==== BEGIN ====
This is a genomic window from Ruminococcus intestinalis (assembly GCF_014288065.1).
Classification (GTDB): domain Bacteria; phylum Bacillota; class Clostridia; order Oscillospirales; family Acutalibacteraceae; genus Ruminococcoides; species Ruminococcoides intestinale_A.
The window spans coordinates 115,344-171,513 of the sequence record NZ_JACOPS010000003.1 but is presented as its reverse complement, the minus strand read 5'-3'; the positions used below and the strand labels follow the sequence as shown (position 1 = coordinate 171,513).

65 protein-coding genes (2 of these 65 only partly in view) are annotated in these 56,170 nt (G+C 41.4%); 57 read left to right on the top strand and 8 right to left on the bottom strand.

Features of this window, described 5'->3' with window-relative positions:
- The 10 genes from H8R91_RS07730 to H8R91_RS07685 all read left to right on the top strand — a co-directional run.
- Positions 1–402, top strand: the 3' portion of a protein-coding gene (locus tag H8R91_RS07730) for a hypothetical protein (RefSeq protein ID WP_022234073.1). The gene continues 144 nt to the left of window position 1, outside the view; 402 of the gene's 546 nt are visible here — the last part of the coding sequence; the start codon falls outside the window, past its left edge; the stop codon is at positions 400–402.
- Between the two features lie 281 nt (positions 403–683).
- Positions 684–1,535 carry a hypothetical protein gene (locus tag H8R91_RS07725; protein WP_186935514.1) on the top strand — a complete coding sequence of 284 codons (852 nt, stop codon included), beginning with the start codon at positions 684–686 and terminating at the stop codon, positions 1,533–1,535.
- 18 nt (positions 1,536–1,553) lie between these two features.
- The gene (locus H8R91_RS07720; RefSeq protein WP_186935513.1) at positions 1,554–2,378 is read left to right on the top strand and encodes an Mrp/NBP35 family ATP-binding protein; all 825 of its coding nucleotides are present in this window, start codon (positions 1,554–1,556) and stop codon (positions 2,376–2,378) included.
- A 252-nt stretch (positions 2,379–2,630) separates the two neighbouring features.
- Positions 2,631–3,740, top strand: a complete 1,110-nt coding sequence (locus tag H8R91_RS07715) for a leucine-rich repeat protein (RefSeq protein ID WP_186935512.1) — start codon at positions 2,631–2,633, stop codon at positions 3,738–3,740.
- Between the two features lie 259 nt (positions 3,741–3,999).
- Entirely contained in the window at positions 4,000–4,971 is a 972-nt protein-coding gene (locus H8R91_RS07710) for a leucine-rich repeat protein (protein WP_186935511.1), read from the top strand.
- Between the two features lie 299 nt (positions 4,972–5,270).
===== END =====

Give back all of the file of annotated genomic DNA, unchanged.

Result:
This is a genomic window from Ruminococcus intestinalis (assembly GCF_014288065.1).
Classification (GTDB): domain Bacteria; phylum Bacillota; class Clostridia; order Oscillospirales; family Acutalibacteraceae; genus Ruminococcoides; species Ruminococcoides intestinale_A.
The window spans coordinates 115,344-171,513 of the sequence record NZ_JACOPS010000003.1 but is presented as its reverse complement, the minus strand read 5'-3'; the positions used below and the strand labels follow the sequence as shown (position 1 = coordinate 171,513).

65 protein-coding genes (2 of these 65 only partly in view) are annotated in these 56,170 nt (G+C 41.4%); 57 read left to right on the top strand and 8 right to left on the bottom strand.

Features of this window, described 5'->3' with window-relative positions:
- The 10 genes from H8R91_RS07730 to H8R91_RS07685 all read left to right on the top strand — a co-directional run.
- Positions 1–402, top strand: the 3' portion of a protein-coding gene (locus tag H8R91_RS07730) for a hypothetical protein (RefSeq protein ID WP_022234073.1). The gene continues 144 nt to the left of window position 1, outside the view; 402 of the gene's 546 nt are visible here — the last part of the coding sequence; the start codon falls outside the window, past its left edge; the stop codon is at positions 400–402.
- Between the two features lie 281 nt (positions 403–683).
- Positions 684–1,535 carry a hypothetical protein gene (locus tag H8R91_RS07725; protein WP_186935514.1) on the top strand — a complete coding sequence of 284 codons (852 nt, stop codon included), beginning with the start codon at positions 684–686 and terminating at the stop codon, positions 1,533–1,535.
- 18 nt (positions 1,536–1,553) lie between these two features.
- The gene (locus H8R91_RS07720; RefSeq protein WP_186935513.1) at positions 1,554–2,378 is read left to right on the top strand and encodes an Mrp/NBP35 family ATP-binding protein; all 825 of its coding nucleotides are present in this window, start codon (positions 1,554–1,556) and stop codon (positions 2,376–2,378) included.
- A 252-nt stretch (positions 2,379–2,630) separates the two neighbouring features.
- Positions 2,631–3,740, top strand: a complete 1,110-nt coding sequence (locus tag H8R91_RS07715) for a leucine-rich repeat protein (RefSeq protein ID WP_186935512.1) — start codon at positions 2,631–2,633, stop codon at positions 3,738–3,740.
- Between the two features lie 259 nt (positions 3,741–3,999).
- Entirely contained in the window at positions 4,000–4,971 is a 972-nt protein-coding gene (locus H8R91_RS07710) for a leucine-rich repeat protein (protein WP_186935511.1), read from the top strand.
- Between the two features lie 299 nt (positions 4,972–5,270).